“I have the St. Patrick’s Day Festival in Dublin at Collins Barracks, which I’m extremely excited about.
“And this summer I am doing, believe it or not, my first Irish tour.
“I’m so excited about getting to release myself from a pandemic haze and touch the country that built me and see people’s faces, give them my music and share because I hate the word ‘fan’ or ‘fandom’.
“I feel like I have been blessed with a community of people who have deemed to pay attention to the little noise that I’m making in my corner of West Ireland, and give me such love.
“I can’t believe that this is my life. Perhaps that sounds cliché but I really mean it.”
Sport was also being discussed on the night and asked if Limerick are going to keep winning All- Irelands, Denise said: “Luimneach abu.
“Yes they are.
“I’ve watched every match since I think 2017 after a lifetime of not knowing whether or not I’m permitted to now I finally feel like I’m part of a parish.”
On her journey of feeling like she is now ‘part of a parish’ Denise added: “It’s kind of like entering somebody’s house and not knowing to what extent you can be free.
“Do you feel comfortable enough to take your shoes off? To sit cross legged on the on the couch? Do you feel comfortable enough to go wash the dishes yourself?
“After year five or six, I realised that I’m probably never going to feel as at home anywhere as I do in Ireland.
“When I realized that I said, ‘You know what? I have a responsibility to let people know that I feel like this is my home. Let people know that I’m willing to invest deeply and allow them to invest in me because I’m not going anywhere’.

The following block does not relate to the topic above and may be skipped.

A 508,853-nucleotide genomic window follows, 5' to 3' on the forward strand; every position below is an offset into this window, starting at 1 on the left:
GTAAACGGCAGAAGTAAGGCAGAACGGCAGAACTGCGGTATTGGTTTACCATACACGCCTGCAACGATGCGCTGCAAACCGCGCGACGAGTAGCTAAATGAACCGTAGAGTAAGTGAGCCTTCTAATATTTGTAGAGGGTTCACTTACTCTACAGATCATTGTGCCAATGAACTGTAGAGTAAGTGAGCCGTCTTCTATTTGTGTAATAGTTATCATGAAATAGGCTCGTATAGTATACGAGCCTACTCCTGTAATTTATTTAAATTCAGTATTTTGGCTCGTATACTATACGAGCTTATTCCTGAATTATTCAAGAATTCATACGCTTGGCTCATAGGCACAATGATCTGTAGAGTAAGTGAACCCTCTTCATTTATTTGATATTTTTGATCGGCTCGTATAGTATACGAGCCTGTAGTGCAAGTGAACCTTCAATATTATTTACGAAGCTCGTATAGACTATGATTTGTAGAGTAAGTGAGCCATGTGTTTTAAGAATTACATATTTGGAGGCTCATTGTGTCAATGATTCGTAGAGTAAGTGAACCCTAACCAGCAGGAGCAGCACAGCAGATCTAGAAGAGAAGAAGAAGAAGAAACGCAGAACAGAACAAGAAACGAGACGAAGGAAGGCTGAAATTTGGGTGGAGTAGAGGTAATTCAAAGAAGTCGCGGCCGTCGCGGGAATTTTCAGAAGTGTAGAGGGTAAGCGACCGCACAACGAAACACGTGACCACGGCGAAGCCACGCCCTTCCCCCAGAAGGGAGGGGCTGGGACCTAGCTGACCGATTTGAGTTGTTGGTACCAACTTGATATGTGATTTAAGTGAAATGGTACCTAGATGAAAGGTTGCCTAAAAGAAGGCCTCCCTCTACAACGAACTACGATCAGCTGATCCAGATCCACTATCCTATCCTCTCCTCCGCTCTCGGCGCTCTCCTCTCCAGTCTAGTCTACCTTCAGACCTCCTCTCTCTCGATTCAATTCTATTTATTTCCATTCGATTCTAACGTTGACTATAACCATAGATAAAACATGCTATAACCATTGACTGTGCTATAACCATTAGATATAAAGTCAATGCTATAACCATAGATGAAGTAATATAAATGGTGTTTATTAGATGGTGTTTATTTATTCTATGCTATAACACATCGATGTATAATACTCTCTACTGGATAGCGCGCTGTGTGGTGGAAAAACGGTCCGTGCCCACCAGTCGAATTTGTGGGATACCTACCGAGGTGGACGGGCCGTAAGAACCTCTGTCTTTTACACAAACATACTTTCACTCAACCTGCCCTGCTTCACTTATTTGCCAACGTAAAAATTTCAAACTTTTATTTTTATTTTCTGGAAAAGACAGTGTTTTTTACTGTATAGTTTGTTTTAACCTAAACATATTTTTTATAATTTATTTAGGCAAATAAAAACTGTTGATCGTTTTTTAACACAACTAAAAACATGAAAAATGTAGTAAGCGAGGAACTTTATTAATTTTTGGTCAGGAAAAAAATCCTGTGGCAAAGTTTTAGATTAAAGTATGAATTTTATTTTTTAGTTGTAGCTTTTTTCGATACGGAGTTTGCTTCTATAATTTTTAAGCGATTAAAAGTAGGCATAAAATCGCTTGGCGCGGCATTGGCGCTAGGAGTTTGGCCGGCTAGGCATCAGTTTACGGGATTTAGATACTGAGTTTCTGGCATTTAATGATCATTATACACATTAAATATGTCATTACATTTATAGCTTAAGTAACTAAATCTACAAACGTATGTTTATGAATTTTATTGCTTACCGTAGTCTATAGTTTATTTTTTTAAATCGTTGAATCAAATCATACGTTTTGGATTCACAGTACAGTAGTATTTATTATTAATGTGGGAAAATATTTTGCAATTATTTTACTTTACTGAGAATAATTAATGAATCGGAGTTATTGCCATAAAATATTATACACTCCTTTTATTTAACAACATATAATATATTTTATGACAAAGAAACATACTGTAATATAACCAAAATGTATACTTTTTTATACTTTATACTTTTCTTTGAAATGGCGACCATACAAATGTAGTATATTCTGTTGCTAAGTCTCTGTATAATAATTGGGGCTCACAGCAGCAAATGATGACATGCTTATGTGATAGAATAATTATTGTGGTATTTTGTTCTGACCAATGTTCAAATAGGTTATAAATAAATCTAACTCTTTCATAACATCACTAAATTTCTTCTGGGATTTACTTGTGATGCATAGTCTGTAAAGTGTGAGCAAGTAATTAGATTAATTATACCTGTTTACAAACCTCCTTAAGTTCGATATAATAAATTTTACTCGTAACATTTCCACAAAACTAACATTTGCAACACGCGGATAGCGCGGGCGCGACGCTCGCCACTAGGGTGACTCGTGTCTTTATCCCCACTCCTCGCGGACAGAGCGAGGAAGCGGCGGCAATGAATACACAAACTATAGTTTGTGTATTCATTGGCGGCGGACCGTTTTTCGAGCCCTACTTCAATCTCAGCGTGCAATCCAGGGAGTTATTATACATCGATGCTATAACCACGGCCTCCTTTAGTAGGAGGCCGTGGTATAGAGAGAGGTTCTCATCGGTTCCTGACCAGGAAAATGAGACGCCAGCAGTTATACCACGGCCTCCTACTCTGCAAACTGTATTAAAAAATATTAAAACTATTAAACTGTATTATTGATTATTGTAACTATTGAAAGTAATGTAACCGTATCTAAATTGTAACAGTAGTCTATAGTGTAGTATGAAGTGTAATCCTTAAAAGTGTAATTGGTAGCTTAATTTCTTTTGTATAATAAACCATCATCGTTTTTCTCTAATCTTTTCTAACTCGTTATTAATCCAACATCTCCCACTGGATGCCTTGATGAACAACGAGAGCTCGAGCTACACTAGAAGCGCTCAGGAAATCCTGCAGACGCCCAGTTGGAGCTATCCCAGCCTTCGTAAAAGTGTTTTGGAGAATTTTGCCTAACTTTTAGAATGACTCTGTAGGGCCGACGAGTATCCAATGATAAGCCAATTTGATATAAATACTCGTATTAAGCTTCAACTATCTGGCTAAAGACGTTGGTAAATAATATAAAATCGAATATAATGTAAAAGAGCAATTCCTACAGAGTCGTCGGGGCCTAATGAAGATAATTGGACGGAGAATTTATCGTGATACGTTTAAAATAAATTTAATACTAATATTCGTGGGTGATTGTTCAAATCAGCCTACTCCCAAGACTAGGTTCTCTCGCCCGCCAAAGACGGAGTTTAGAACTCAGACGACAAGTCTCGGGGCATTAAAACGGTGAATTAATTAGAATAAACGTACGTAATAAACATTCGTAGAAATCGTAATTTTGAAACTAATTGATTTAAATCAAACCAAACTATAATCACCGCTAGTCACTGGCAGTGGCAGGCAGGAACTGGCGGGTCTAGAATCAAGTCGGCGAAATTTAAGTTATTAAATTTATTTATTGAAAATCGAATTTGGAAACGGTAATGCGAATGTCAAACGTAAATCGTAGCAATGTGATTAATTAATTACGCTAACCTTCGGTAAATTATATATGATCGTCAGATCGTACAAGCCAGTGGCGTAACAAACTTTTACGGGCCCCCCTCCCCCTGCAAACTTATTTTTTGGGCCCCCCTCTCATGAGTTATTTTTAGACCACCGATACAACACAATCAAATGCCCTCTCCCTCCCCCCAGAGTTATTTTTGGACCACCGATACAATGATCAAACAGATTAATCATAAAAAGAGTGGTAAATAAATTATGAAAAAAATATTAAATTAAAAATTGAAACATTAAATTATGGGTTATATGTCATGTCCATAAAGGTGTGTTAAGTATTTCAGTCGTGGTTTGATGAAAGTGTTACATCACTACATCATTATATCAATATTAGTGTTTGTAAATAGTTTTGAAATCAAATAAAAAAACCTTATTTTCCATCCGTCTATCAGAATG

“I’m not going anywhere.”
Sarah Mulkerrins of The BBC told The Irish World: “It was a huge honour to be asked.
“I think it’s wonderful now in Ireland that we have St Brigid’s Day as a proper public celebration, and that we’re celebrating women in all different capacities- in sports technology, arts, music, culture, the whole lot.
“I think it’s lovely to have something as a standalone day to recognise and celebrate.
“We kicked off with Denise Chaila singing and rapping so brilliantly and magnificently, and setting the tone.
“And then having, whatever your interest is, you could go into a room and just sit for an hour and hear these trailblazers, whether it’s in politics, whether it’s in music, or in sports tech, and listen to them and just be really inspired.
“It was a huge honour to be asked to host that conversation with them and it inspires you, I think, to be better as well in your own life.
“You see other people doing it, and you’re like, ‘Why can’t I?’
“And that’s the most important thing about female representation. The more you see other people doing it, the more you’re like, ‘Well, why can’t I?’ And so it grows.
“And I do really believe representation matters.